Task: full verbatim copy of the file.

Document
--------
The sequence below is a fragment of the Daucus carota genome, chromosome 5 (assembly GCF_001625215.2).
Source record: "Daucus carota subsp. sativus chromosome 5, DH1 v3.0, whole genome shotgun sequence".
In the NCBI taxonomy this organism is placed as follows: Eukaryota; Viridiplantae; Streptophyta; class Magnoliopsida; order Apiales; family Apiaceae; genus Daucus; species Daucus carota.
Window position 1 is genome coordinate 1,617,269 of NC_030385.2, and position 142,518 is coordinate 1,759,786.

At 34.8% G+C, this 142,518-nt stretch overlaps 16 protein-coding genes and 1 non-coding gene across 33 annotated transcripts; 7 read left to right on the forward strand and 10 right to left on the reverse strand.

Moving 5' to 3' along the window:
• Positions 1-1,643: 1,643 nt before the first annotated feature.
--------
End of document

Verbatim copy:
The sequence below is a fragment of the Daucus carota genome, chromosome 5 (assembly GCF_001625215.2).
Source record: "Daucus carota subsp. sativus chromosome 5, DH1 v3.0, whole genome shotgun sequence".
In the NCBI taxonomy this organism is placed as follows: Eukaryota; Viridiplantae; Streptophyta; class Magnoliopsida; order Apiales; family Apiaceae; genus Daucus; species Daucus carota.
Window position 1 is genome coordinate 1,617,269 of NC_030385.2, and position 142,518 is coordinate 1,759,786.

At 34.8% G+C, this 142,518-nt stretch overlaps 16 protein-coding genes and 1 non-coding gene across 33 annotated transcripts; 7 read left to right on the forward strand and 10 right to left on the reverse strand.

Moving 5' to 3' along the window:
• Positions 1-1,643: 1,643 nt before the first annotated feature.